CHICAGO (WLS) -- Some Chicagoans with personal connections to Haiti say they are feeling the pain of those trying to come to the United States. Two out of every three people being returned to Haiti from the US border are women and children.
"It's sad," said Daphnee Camilien, Haitian American Laywers Association of Illinois. "I can't believe this in the United States of America. You can present yourself a border and ask for asylum and go through the process. They are not even allowing them to do that and it makes you wonder why? Why are the Haitians being treated that way?"
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We are reminded of Chicago's connection to Haiti with every mention of the Du Sable Lake Shore Drive, named for the city's first non-native resident, Haitian American Jean Baptiste Point du Sable.
"We are really not a group who are here to impose on the economy of the United States," said Elsie Hector Hernandez, Haitian American Museum of Chicago. "We are here to fulfill and enhance the economy of the United States."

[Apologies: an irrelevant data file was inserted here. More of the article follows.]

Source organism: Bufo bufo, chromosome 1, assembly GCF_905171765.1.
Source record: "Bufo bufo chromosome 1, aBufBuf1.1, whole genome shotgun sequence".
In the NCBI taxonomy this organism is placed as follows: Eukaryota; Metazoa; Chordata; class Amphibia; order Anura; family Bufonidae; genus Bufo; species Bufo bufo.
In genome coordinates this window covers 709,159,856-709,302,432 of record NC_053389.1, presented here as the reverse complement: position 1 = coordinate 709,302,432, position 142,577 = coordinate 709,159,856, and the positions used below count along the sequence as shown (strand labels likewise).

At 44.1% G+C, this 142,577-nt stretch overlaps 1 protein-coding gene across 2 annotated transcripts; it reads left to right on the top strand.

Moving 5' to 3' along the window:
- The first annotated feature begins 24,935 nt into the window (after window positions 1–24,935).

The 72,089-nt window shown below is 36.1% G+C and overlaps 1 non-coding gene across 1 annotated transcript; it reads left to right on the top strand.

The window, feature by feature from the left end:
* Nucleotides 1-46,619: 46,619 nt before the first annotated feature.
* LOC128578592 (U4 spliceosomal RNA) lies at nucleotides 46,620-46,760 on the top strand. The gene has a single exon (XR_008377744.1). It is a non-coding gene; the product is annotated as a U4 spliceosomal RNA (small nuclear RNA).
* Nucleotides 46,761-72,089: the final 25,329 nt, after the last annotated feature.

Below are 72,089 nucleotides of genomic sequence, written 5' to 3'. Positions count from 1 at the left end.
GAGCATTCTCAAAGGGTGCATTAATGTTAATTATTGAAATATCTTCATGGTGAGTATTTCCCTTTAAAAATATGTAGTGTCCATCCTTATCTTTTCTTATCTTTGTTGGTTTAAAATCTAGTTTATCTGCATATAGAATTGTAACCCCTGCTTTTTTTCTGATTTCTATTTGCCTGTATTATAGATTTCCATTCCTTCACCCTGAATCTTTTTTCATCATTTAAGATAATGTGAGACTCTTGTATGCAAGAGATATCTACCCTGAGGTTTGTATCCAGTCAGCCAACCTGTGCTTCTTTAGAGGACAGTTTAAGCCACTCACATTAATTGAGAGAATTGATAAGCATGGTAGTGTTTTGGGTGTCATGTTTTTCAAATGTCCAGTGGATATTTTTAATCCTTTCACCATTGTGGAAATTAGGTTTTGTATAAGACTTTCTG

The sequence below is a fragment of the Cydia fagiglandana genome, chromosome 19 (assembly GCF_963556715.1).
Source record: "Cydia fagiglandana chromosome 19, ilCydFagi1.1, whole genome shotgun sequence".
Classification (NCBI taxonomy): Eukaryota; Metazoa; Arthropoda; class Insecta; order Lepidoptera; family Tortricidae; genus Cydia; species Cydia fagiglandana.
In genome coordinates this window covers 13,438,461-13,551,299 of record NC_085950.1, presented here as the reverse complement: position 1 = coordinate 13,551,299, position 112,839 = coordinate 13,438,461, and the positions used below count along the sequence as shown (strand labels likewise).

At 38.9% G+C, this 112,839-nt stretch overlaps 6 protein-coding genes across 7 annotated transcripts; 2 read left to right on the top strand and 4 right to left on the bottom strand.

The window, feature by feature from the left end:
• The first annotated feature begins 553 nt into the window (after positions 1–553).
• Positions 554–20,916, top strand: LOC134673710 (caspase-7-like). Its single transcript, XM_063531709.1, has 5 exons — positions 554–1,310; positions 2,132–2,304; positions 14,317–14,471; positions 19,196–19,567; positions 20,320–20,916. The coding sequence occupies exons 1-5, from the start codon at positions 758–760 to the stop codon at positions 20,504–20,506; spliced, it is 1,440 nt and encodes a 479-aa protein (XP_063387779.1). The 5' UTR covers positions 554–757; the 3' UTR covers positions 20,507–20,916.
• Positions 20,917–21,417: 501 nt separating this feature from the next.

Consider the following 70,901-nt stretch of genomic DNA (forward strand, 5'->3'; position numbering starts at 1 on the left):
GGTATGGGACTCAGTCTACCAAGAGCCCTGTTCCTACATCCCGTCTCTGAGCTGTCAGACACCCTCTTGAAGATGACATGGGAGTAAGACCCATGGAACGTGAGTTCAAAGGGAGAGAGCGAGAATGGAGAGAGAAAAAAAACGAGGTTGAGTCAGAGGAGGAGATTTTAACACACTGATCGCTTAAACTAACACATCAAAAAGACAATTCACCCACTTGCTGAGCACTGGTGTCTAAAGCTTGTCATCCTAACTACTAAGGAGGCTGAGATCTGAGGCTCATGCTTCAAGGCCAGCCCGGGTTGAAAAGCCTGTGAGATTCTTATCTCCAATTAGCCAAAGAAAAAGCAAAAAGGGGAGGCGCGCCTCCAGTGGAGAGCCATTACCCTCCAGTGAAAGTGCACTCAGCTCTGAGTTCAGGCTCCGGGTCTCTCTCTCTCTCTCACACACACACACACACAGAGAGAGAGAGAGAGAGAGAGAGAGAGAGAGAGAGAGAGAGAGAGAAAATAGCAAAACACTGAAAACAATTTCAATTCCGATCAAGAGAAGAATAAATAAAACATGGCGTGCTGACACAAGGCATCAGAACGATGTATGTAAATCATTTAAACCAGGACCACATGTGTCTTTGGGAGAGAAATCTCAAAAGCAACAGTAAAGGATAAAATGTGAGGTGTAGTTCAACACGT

Some watched the news Thursday that the U.S. envoy to Haiti resigned to protest the treatment of Haitians at the border.
"Hopefully we can do better and welcome our neighbor, because Haiti is our neighbor," said Daphnee Rene Antoine, Compassion for Transformation.
Late Saturday, Illinois Attorney General Kwame Raoul led a coalition of 17 attorneys general sending a letter to President Biden expressing concern about the treatment of Haitians seeking asylum.
"We are summarily repatriating Haitians before any such interview can take place," Raoul said. "And I think that's discriminatory, unfair, un-American and inhumane."
On Sunday, a coalition of local Haitian Americans will hold a press conference and rally at 2:30 p.m. at Federal Plaza. They hope their voices will be heard in Washington and at the border.
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